The 89th Annual Meeting of the American Association of Physical Anthropologists (2020)


Sickle cell trait is a young-adult and teenage cause of death

ARIANA KELLY. SILVA1, HILTON SILVA1, LÍGIA FILGUEIRAS1 and LORENA MADRIGAL2.

1Anthropology, Federal University of Para, 2Anthropology, University of South Florida

April 17, 2020 , Platinum Ballroom Add to calendar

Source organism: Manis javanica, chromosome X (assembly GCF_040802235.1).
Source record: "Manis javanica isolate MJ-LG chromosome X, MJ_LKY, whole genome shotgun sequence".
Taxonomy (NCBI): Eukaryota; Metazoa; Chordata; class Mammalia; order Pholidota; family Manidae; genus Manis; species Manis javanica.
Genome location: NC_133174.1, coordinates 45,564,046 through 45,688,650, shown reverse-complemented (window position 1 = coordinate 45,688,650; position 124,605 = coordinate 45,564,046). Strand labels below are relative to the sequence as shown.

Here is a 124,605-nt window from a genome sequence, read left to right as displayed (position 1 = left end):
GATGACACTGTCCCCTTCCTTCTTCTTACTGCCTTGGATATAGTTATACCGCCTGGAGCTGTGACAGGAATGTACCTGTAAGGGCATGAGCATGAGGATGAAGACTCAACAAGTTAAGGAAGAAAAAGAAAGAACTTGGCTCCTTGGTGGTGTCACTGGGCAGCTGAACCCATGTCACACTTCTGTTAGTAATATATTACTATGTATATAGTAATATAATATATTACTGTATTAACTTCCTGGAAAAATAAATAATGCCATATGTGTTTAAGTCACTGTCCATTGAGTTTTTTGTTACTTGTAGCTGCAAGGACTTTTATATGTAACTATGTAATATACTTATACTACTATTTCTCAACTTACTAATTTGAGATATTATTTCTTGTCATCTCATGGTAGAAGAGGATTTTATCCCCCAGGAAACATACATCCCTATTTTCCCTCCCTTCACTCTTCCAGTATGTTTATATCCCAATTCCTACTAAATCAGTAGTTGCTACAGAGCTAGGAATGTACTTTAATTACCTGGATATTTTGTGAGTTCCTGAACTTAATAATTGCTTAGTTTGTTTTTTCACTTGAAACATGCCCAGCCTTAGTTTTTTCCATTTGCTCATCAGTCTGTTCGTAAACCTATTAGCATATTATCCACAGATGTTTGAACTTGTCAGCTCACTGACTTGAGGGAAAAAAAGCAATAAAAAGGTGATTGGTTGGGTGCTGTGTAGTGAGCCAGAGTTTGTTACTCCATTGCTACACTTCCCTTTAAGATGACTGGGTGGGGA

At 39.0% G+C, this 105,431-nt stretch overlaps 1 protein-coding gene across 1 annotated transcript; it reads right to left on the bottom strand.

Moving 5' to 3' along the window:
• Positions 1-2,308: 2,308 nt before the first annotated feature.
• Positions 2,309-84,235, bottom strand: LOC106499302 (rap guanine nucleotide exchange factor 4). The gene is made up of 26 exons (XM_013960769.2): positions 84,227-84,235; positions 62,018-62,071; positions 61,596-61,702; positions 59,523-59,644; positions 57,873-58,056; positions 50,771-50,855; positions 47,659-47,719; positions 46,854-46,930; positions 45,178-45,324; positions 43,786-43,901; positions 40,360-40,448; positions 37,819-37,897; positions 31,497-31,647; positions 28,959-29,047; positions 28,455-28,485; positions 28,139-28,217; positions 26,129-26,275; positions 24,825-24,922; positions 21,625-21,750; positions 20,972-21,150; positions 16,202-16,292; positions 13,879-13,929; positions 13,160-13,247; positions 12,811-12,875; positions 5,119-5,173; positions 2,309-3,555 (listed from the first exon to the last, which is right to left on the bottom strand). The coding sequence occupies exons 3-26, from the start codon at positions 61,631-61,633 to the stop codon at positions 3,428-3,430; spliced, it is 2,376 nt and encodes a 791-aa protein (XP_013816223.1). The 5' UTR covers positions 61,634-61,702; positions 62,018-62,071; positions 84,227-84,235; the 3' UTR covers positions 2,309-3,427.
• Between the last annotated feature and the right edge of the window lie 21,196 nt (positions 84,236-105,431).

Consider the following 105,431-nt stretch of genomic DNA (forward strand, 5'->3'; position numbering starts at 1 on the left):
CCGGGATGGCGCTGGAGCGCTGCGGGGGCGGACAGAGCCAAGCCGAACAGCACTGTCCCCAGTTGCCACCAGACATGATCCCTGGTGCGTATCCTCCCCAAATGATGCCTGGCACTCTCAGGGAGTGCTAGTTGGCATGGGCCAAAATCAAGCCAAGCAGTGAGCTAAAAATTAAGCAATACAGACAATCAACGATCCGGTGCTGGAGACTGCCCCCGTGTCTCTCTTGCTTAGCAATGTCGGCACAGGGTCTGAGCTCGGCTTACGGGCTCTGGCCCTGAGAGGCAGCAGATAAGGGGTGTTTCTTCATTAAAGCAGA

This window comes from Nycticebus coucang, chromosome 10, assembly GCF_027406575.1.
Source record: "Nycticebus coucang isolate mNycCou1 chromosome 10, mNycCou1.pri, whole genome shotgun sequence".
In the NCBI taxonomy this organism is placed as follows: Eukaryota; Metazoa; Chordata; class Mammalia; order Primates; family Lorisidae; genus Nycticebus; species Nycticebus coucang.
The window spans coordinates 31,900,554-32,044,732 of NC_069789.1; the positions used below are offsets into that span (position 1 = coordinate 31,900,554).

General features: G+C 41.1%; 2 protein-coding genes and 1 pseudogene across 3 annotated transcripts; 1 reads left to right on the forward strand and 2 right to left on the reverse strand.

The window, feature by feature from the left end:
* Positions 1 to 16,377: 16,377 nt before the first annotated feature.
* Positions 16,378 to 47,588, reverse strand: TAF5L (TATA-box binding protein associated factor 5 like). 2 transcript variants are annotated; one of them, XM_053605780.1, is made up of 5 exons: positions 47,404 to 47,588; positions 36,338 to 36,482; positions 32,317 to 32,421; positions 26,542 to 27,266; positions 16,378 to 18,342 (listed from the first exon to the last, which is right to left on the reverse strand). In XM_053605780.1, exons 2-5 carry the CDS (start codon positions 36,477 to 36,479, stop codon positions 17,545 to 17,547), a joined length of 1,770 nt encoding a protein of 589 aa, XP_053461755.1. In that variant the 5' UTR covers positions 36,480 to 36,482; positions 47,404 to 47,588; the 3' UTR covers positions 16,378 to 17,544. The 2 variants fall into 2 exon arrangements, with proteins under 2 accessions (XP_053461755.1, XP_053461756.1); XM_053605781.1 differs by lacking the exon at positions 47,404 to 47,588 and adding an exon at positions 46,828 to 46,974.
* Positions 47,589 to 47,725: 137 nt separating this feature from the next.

In 2013, we presented a poster which summarized the number of deaths due to sickle cell trait (SCT) in the USA between 2000-2010 (n=74). De-identified data are not available from the CDC after 2010 because the CDC does not provide information if fewer than 10 people died in a single year. We gathered data on SCT deaths from: Thorgmantin et al., 2011 and Crowder et al., 2018. The total number of SCT-related deaths from these sources is n=19, distributed as follows: 4 under police “care” or due to violence, 3 while playing American football, 7 while playing other sports and 5 from other causes. Since these publications, there have been two deaths of young army recruits thus raising the number of deaths to n=21. In this sample of 21 individuals the mean-age-at-death was 23 years, ranging from 11 to 43. Notably,14.30% died under 14 and 14.30% died between 15-19 years of age. Twelve out of 21 died between 20 and 24, which is both when they attend college or the armed forces. Stovitz and Shrier (2012) argued that estimates of risk should be presented by ethnicity, since most individuals who died due to SCT in sports were African-American. This may very well be the case. However, a bio-cultural anthropological view of this cause of death demands that we look at it as a young adult and teenage killer. We wonder if the reason it has not received attention before is because most of the dead have unfortunately been African American.